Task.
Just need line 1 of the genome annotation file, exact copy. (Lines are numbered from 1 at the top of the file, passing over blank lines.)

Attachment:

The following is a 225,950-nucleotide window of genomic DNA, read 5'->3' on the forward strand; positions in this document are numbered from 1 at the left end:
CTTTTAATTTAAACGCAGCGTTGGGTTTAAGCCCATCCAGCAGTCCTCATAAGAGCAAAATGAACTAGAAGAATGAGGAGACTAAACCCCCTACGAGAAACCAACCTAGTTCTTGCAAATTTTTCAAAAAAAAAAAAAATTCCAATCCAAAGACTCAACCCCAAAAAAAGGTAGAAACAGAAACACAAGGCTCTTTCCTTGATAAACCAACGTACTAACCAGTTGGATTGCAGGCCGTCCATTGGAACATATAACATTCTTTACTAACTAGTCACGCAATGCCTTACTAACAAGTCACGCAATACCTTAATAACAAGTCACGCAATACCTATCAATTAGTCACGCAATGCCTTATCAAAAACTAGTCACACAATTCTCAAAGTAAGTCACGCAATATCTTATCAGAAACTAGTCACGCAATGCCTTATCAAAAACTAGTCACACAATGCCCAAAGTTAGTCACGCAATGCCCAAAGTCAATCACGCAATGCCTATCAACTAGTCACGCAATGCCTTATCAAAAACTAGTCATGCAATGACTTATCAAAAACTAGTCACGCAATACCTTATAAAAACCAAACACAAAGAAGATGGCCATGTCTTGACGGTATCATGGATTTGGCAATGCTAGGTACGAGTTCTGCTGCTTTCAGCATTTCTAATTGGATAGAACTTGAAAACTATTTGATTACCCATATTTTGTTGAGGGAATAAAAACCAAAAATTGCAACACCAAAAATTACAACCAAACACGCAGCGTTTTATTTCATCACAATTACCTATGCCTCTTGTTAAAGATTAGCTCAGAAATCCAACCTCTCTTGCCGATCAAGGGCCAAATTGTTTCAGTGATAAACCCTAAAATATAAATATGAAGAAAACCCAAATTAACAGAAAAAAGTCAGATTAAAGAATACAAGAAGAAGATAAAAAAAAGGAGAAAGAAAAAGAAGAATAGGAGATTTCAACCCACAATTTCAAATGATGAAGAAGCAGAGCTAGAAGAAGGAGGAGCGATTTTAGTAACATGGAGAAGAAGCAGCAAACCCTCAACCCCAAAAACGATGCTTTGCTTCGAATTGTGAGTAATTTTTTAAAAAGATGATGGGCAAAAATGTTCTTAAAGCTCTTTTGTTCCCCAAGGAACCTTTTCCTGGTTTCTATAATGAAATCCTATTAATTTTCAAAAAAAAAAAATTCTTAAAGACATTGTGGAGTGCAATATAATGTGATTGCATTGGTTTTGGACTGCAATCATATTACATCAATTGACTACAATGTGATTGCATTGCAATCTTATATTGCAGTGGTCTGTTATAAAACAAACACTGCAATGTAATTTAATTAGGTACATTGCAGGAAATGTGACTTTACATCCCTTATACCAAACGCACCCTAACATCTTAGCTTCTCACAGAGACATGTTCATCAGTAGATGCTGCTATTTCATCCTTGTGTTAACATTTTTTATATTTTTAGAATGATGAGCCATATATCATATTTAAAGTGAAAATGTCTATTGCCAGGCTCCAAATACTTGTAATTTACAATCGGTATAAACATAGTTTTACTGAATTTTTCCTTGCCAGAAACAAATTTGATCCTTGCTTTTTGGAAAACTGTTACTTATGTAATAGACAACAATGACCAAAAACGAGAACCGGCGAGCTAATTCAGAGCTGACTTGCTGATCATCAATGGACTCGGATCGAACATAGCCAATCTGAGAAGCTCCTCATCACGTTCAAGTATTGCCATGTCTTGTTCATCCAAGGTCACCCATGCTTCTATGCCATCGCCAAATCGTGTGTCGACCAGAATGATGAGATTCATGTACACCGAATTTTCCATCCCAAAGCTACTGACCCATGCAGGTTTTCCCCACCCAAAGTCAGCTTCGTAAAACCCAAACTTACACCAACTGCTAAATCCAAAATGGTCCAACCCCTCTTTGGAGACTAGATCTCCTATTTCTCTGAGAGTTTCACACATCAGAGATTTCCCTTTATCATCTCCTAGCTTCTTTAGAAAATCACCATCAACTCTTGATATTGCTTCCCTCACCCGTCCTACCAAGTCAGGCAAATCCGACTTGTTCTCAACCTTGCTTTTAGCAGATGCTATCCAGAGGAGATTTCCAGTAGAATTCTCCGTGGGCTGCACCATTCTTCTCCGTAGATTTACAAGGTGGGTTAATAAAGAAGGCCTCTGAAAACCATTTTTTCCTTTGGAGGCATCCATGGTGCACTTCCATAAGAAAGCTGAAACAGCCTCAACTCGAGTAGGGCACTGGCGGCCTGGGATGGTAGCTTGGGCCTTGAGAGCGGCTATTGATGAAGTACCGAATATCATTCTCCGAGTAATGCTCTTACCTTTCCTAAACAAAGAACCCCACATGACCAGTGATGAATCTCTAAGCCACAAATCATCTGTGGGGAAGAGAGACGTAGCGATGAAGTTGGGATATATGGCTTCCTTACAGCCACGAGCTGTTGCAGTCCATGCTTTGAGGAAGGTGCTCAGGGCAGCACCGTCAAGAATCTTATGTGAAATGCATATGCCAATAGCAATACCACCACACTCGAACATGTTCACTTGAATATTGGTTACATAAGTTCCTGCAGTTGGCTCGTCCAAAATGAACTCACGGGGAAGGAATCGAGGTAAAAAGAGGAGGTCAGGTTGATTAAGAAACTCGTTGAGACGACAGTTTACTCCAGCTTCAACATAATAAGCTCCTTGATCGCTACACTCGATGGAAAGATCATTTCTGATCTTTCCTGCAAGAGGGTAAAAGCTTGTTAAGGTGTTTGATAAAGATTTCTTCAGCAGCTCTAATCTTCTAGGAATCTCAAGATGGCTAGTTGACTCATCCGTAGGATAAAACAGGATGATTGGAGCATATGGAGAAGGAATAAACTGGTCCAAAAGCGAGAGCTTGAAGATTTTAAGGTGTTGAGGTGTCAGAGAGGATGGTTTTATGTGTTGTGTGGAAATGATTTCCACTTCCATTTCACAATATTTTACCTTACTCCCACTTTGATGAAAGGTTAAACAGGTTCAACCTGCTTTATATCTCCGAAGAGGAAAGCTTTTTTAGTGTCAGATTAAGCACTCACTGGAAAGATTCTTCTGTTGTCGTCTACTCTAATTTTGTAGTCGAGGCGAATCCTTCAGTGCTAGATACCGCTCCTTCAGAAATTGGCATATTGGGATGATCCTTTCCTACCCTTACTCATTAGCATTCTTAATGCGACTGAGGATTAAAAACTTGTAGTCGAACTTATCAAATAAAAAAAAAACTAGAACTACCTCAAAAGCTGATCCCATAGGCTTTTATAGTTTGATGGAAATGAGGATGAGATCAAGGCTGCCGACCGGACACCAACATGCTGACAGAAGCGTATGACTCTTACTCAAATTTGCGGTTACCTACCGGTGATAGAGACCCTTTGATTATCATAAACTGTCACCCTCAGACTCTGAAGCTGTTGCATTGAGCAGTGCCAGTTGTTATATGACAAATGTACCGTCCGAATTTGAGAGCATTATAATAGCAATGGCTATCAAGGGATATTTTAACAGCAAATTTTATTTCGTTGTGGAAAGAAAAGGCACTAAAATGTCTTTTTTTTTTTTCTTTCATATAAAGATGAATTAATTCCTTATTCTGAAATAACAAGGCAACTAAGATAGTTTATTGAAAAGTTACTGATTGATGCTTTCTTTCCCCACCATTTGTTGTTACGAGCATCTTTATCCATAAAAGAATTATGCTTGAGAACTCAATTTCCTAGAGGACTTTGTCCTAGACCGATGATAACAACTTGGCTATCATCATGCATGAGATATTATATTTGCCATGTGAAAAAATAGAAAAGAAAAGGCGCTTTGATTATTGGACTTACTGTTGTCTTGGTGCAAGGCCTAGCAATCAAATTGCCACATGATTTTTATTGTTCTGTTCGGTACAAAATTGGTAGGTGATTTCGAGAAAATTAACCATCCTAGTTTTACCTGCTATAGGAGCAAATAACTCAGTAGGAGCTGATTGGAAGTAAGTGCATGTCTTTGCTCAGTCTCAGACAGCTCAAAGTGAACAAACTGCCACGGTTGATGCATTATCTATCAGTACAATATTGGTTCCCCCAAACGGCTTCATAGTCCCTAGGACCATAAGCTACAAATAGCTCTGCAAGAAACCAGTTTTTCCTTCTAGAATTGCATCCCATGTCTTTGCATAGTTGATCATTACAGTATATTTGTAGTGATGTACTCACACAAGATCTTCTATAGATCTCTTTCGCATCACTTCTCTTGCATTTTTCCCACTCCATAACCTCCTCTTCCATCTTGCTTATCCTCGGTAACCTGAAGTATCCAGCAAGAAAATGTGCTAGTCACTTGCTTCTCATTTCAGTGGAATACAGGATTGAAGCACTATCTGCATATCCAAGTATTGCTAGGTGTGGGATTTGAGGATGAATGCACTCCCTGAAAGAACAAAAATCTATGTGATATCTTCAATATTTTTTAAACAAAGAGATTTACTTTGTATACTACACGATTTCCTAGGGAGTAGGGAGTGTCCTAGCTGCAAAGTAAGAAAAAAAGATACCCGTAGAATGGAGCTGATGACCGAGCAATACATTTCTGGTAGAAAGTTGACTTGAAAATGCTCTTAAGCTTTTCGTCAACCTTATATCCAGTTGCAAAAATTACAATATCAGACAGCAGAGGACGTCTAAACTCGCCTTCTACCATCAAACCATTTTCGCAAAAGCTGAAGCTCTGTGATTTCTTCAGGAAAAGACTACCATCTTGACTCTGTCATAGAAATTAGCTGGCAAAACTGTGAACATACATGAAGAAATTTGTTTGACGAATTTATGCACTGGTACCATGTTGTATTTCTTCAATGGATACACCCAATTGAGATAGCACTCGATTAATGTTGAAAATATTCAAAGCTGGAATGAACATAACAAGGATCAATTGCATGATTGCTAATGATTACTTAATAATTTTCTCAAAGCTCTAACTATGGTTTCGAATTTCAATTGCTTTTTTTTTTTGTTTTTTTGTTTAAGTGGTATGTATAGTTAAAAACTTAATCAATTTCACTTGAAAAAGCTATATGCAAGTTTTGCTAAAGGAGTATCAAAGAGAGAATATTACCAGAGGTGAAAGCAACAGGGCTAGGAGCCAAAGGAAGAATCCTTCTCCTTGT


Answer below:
The following is a 225,950-nucleotide window of genomic DNA, read 5'->3' on the forward strand; positions in this document are numbered from 1 at the left end: